The National Association of Graduate Teachers (NAGRAT) are calling on government to close down schools and suspend the forthcoming West Africa Senior Secondary Certificate Examination (WASSCE) with immediate effect.
President of NAGRAT, Angel Carbonu made the call on Asempa FM Saturday morning, saying that the rising numbers of COVID-19 cases across the country and in some of the schools calls for immediate closure of schools and suspension of the WASSCE.
When Ghana was hit by COVID-19 in March, government closed down all schools. But in June, final-year students at both SHS and JHS levels, plus the gold track category of students in SHS were made to return to school.
Since their return, there have been some COVID-19 cases recorded in some schools, particularly Accra Girls School, but government insists that is not enough reason to close down schools again, saying that it is rather better to contain the student in school.
But Angel Carbonu said, as president of NAGRAT, he has representatives in every secondary school in the country so he has updated information about what is happening on every campus as far as COVID-19 is concerned.
“Per the information available to me I have no doubt in my mind that government needs to close down the schools immediately and let the kids go home for the safety of both the students and the teachers,” he said.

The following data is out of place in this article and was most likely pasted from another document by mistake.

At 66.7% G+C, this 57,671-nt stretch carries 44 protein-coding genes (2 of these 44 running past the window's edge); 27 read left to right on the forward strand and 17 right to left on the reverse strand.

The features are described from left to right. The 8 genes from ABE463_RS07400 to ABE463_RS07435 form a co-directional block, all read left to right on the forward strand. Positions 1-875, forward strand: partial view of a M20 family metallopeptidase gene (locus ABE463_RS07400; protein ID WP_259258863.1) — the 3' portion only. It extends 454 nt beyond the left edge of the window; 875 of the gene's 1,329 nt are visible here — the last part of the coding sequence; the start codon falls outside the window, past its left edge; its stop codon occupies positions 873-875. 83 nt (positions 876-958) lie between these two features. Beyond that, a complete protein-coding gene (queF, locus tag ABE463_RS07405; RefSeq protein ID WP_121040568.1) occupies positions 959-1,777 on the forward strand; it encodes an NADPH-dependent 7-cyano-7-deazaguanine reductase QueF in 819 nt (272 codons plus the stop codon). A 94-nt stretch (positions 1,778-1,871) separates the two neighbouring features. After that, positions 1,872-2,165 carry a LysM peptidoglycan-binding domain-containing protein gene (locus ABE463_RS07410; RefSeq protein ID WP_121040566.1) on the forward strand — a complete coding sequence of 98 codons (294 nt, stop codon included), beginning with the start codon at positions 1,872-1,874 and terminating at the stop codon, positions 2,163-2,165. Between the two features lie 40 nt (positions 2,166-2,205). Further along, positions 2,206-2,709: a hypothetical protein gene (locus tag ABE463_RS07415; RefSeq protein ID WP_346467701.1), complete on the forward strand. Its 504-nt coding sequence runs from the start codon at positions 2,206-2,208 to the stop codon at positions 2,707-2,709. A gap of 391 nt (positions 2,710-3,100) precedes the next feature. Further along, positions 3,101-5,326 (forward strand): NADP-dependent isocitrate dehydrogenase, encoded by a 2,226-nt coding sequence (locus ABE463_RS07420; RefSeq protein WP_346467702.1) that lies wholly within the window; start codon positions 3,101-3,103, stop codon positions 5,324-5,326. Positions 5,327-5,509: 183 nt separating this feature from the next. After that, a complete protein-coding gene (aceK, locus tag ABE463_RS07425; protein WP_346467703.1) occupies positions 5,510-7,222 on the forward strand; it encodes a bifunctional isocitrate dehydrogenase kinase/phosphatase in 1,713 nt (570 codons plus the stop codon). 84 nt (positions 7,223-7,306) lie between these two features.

He noted that Kenya has closed down schools till 2021, adding that when Ebola hit Africa, several countries closed down schools indefinitely until they were sure the disease was contained.
Angel Carbonu said COVID-19 is known to even spread faster than Ebola and yet the Ghana government seem to be creating the impression that the disease is under control, even though the daily case counts prove otherwise.
“I find it very contradictory when government says COVID-19 is here to stay so we should go about our normal lives – if it is here to stay then we should set aside all the safety protocols like hand washing, wearing face mask, using hand sanitizers and all that, and just allow the disease to run free.
“To the extent that we find it necessary to take precautionary measures we must also close down schools and suspend the WASSCE for the safety of our students and teachers,” he argued.
Angel Carbonu said even though the West African Examinations Council (WAEC) has set a date for WASSCE, that date is not cast in stone and it not a “holy creed” that cannot be broken, so Ghana can refuse to write the exams like Nigeria has done until there is a clear sign that it is safe to do so.
He hinted that if government insists on going ahead with keeping students in school and preparing them for WASSCE, the teacher will advise themselves.